Against this context, the Bank Station upgrade took a highly innovative approach to working with contractors that was designed to enable them to deliver the best possible upgrade for the budget in terms of what matters to passengers: speed of throughput and ease of use.
This approach was called Innovative Contractor Engagement.
Graham hosted the second of our ‘scrapbook live’ events where we explored why successful, proven procurement approaches have not been more widely adopted within industry and the potential impact of new technologies such as smart contracts.
We generated a range of ’90 Second Insights’ video interviews at the event to capture insights from a number of those present, on aspects of procurement, contracting and DfMA.
COMING IN JULY:
The DfMA Eco-system: the context required to support a step-change in the uptake of DfMA – Project 13.
Keep your eyes peeled for the third scrapbook page at the end of July.
LINKS TO USEFUL RESOURCES
We’ve curated a handful of resources, around three themes to support this Page of the scrapbook, so as not to overwhelm you with information. The first perspective is that of early contractor involvement, which is one of the fundamental requirements of DfMA.
Early contractor involvement
Curated entries around the theme of early contractor involvement
The benefits that this approach offers the project.
The second theme looks at innovative approaches to contracting. DfMA requires a different approach to the supply chain and this has to be reflected in the nature of the contracts used.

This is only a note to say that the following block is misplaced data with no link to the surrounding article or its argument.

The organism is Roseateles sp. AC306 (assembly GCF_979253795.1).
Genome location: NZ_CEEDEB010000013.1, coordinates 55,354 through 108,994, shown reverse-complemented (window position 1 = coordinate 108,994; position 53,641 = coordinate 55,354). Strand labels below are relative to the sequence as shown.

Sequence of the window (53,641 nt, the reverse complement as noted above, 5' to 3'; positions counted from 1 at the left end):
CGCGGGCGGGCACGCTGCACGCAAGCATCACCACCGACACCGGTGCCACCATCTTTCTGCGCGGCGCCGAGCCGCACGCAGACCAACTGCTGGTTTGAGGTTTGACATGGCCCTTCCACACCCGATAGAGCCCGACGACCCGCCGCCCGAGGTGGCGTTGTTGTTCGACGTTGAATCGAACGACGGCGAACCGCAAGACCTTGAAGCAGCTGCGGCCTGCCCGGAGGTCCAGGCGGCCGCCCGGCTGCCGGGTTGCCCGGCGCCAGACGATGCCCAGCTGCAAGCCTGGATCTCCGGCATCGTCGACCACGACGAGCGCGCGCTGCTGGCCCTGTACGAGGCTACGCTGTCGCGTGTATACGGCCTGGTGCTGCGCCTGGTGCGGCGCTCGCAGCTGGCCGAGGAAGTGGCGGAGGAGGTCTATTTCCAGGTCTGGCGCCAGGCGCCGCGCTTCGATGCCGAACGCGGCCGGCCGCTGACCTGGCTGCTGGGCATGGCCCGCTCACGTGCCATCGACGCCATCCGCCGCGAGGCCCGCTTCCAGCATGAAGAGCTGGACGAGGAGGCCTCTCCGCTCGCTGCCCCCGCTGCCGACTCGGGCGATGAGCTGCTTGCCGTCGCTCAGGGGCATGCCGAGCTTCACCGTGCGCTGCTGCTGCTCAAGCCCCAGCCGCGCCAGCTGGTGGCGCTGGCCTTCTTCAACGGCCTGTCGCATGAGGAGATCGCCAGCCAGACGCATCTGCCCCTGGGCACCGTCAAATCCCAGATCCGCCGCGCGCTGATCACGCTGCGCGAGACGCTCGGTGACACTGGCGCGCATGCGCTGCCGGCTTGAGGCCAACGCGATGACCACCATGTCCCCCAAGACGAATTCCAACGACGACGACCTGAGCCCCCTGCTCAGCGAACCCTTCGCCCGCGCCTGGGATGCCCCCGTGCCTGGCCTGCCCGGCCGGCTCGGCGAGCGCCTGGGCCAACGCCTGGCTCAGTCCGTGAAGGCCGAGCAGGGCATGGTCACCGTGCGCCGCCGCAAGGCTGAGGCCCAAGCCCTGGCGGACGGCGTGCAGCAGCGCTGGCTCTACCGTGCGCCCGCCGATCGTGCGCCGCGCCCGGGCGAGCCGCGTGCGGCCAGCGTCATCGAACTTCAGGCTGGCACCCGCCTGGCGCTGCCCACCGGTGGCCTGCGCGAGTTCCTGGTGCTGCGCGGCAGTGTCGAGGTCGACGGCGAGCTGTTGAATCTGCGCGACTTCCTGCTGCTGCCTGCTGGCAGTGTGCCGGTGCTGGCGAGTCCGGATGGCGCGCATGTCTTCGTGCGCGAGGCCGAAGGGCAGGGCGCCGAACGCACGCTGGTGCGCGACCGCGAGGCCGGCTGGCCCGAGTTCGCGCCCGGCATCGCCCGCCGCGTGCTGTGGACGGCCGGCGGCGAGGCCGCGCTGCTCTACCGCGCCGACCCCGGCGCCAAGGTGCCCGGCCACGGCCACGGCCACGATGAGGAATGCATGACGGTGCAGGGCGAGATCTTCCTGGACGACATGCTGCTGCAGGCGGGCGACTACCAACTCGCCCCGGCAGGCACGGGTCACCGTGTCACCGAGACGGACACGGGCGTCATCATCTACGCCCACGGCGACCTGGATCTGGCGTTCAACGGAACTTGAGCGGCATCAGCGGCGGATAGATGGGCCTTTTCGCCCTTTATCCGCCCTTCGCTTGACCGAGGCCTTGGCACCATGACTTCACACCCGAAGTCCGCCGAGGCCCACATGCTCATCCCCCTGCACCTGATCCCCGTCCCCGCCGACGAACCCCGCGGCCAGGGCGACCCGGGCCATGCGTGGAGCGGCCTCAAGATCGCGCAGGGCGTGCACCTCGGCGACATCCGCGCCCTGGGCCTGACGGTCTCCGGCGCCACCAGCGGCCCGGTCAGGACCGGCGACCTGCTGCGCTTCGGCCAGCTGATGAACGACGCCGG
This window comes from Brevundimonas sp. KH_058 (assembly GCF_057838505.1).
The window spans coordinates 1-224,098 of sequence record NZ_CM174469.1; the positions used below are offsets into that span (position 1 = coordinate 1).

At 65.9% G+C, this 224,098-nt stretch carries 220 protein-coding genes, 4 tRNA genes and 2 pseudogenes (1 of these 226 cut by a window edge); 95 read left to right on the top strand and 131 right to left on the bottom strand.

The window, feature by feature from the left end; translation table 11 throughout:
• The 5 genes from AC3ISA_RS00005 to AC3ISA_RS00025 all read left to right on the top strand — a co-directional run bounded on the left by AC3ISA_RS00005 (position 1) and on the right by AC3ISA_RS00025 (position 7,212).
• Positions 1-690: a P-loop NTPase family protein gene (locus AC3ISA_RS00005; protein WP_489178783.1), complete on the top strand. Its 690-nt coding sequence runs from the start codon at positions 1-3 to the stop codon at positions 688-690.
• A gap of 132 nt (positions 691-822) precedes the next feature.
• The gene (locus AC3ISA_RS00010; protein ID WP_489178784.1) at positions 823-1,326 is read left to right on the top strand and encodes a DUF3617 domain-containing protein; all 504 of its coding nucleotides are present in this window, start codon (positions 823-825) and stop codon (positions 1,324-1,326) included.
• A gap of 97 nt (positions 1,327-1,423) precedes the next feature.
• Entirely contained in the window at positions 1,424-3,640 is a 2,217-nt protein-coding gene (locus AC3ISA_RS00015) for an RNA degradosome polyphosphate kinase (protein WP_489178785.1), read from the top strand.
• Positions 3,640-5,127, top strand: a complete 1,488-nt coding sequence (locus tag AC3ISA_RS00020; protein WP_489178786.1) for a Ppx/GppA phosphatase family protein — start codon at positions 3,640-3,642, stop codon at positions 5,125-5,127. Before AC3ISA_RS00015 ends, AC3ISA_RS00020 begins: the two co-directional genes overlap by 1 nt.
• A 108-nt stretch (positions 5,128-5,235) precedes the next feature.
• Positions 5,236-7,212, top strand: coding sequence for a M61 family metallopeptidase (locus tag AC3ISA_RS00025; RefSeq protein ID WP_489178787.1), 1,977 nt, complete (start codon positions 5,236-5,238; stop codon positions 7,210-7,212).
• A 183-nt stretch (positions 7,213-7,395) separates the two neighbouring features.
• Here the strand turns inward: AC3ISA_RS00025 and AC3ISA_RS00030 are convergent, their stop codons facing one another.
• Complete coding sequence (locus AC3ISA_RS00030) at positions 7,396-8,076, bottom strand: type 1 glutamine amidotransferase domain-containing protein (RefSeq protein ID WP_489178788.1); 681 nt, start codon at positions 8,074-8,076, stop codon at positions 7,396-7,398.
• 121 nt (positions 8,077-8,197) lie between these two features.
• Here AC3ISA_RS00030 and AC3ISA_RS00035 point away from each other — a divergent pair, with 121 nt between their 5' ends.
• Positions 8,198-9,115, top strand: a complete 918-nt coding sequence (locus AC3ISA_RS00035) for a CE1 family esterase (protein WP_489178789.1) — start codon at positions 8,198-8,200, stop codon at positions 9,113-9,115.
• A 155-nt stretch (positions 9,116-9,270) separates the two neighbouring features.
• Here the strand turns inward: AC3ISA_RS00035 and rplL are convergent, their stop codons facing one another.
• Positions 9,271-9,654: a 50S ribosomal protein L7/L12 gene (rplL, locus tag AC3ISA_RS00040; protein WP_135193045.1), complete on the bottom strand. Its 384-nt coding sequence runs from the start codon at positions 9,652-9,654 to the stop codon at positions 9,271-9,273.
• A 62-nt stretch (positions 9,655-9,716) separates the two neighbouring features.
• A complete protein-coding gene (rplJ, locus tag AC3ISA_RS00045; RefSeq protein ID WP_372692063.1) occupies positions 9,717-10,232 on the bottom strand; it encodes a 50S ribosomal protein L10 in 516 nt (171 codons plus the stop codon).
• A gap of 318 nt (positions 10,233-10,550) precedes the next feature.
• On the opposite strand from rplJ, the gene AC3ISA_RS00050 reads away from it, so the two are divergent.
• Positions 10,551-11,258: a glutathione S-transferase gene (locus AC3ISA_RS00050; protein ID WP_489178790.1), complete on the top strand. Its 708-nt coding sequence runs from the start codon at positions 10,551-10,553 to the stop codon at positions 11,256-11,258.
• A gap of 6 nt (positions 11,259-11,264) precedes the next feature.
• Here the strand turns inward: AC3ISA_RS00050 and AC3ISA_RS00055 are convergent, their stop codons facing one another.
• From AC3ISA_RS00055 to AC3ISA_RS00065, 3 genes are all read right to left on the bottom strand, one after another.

Innovative construction contracting
The Innovative Construction Contracting Guide looks at alternative payment and procurement options; delivery methods and tools and techniques for incentivizing acceleration and contractor performance.
The International Association for Contract and Commercial Management are one of the driving forces for change and Tim Cummin’s blog is a great and eclectic source of insight
The final perspective looks at innovative approaches to sharing risk
Innovative risk sharing
This article from 1995 (amazingly) explores how industry and contractors took an extraordinarily innovative approach to construction by focusing on lifecycle costs and building risk/reward sharing into the contract.
A slideshare that describes how alliance contracting was adopted as a means of transforming services and support in the National Health Service.
Wanda Mimra’s fascinating presentation is actually around insurance but her thoughts and ideas on attitudes to risk and bias are very relevant to the construction sector.
The digital scrapbook is a living and evolving entity. We have a plan for the 12 month cycle of publishing but this will undoubtedly change on the basis of our experience and as we get feedback and requests from our users. To this end, please share your thoughts, feedback and any requests for what you would like us to cover in subsequent pages, directly with Jonathan Norman, Knowledge Hub Manager firstname.lastname@example.org or via our Facebook Group, Linkedin Page or Twitter.